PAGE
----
Frankie goes to the Ritz
Lost voices, over affectionate teenage girls, bitchy critics and Richard Nixon. Just a few of the occupational hazards enjoyed by Frankie when they finally did go to Hollywood (well, New York anyway).
That Frankie would go triumphantly to Hollywood was never that much in doubt—the West Coast always seemed an ideal stage for a hot band. Though, in theory, New York should have been the city of Eastern promise, the conquest was far from straightforward.
The press weren’t exactly welcoming, there was the counter attraction of the Thanksgiving holiday weekend and all you could hear on the radio were Cyndi Lauper, Chaka Khan, Hall and Oates and Wham!
It’s late Saturday afternoon and I’m sitting in the bar of the plush Berkshire Place Hotel, the temporary and incongruous residence of Liverpool’s finest. In the foyer, Karl Malden—the TV show cop with a cauliflower nose—does an unmolested tour of duty while a posse of teenage girls await their prey. Ten minutes later Paul Rutherford alights from a taxi and is surrounded by the small but persistent band, bemusedly compliant as the more adventurous attempt to kiss him.
Back at the bar Messrs Nash, Gill and O’Toole are enjoying the odd drink or three. As they depart, in saunters Holly Johnson, who doesn’t want to speak to anyone.
The reason becomes apparent when at the behest of unofficial barside medics, he hoarsely orders tea with honey. His voice is shot to ribbons.
Ahead is the final of three sell-out nights at the small and atmospheric Ritz club, about 40 streets away downtown.
The opening gig could have been more successful. Certainly the critic from the pretentious New York Time thought so. Having compared the band to the village People, he went on to describe Holly Johnson as being redolent of “a mediocre lounge singer, as emotionally unconvincing as he was technically impoverished.” Praise indeed.
By all accounts, Friday’s gig was better received and Saturday’s window shopping is punctuated by sightings of the burgeoning range of Frankie T-shirts finding their way into the heart of the Big Apple. There are other tell-take signs.
‘Two Tribes’ is making steady progress up the US singles listings. An unflattering press doesn’t appear to have harmed the album’s appeal and MTV have agreed to take up the video, albeit with two cuts. A big worry, it transpires, has been persuading Richard Nixon’s lawyers to sanction the clip of him in the promo. In the land of the born again, even disgraced former presidents have clout.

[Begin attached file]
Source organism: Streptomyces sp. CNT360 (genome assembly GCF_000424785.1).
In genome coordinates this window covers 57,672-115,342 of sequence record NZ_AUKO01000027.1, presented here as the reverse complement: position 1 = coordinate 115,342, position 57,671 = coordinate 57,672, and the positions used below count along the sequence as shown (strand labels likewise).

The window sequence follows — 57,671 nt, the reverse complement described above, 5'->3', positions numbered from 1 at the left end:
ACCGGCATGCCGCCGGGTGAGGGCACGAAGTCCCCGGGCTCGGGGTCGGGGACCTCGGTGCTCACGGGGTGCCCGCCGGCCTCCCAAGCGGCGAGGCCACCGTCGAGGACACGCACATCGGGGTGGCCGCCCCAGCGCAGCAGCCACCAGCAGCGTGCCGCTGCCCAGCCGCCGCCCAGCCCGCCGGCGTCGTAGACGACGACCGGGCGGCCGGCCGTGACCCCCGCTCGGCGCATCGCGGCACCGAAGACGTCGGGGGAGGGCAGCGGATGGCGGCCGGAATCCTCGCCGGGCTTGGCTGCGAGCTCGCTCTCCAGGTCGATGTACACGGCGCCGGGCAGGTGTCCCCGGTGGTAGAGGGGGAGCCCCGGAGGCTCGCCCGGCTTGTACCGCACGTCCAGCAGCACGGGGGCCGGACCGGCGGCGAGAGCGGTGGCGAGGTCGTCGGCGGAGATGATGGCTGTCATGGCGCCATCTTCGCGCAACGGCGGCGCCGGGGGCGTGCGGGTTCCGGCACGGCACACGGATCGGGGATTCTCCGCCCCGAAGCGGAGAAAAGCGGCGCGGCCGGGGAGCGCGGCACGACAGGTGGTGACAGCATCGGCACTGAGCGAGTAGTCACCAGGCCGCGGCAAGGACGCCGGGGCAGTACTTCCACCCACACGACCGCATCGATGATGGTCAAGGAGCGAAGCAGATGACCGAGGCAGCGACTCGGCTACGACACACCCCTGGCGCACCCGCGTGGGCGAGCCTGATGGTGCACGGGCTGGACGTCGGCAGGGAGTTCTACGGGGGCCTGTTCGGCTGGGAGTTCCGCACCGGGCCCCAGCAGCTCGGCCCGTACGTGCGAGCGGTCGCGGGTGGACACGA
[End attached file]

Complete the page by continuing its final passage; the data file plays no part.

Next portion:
At the Berkshire Place it’s Holly Johnson’s turn to disappear. Paul Rutherford re-emerges, persuaded by the same band of girls. One approaches Regine—the sympathetic and sorely tested press person sent over by Island Records UK—with a request for inclusion on the guest list. While Regine listens politely, I seek out a cab. It’s around 6.30.
What seems like an age later, we’re at the midnight hour and Frankie take the stage, launching first into ‘War’. The prevalent thought is that for a band which made the headlines for allegedly not playing on their hits, there’s no lack of musical proficiency. And while Holly’s voice shows evidence of strain, it’s a massive improvement on its teatime condition.
At times, the performance is more Holyhead that Hollywood. But sheer energy—in particular, Rutherford’s manic stage antics—endear them to the audience. After the pre-planned encores the world really does come to an end. “Frankie Say No More” is the farewell message flashed on stage.
As he leaves the Ritz dressing room, Paul Rutherford’s encapsulated review is that Friday’s gig and tonight’s crowd would really be something. Not that he’s displeased with the way things are going.
Peter Gill is engaged in conversation by a girl I recall from outside the hotel. Why, she implored, has they stopped playing? “Well I get tired and want to go home,” answers the drummer deadpan.
Apart from Paul, the band do not rendezvous with the Island party at tonight’s choice of nightspot.
Tomorrow it’s Atlanta. On Monday, the world.